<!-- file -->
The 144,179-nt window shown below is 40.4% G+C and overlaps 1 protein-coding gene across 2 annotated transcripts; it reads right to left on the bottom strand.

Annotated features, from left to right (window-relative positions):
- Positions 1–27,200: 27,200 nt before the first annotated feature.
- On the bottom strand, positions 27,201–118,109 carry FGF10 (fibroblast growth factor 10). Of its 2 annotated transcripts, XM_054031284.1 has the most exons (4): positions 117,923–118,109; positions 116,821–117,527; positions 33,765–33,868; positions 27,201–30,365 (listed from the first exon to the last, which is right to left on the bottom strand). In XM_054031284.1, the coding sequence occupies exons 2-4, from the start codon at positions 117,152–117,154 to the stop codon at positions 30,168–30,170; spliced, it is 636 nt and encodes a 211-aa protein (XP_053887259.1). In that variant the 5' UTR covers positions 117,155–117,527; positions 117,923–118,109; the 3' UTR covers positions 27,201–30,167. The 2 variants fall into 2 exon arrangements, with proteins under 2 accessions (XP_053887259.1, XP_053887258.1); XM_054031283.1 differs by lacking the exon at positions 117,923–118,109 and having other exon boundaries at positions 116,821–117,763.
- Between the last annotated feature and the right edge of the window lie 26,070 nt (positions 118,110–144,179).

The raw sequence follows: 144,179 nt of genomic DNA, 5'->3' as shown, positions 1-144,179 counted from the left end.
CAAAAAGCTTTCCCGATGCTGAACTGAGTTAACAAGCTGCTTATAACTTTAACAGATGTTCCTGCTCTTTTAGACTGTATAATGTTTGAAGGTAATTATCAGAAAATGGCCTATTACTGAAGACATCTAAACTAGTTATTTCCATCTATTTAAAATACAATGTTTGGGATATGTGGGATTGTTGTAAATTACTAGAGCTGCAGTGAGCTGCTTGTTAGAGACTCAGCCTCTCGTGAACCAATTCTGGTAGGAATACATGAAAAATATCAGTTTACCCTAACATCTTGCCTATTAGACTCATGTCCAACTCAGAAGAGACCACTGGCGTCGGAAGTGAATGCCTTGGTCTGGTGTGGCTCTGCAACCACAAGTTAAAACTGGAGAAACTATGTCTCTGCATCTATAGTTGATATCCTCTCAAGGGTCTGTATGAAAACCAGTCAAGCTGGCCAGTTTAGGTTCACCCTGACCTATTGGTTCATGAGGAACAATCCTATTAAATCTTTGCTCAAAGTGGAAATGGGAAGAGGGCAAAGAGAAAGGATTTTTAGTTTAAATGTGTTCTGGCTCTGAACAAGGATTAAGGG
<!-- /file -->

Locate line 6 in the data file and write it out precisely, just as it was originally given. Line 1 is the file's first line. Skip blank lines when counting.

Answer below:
The raw sequence follows: 144,179 nt of genomic DNA, 5'->3' as shown, positions 1-144,179 counted from the left end.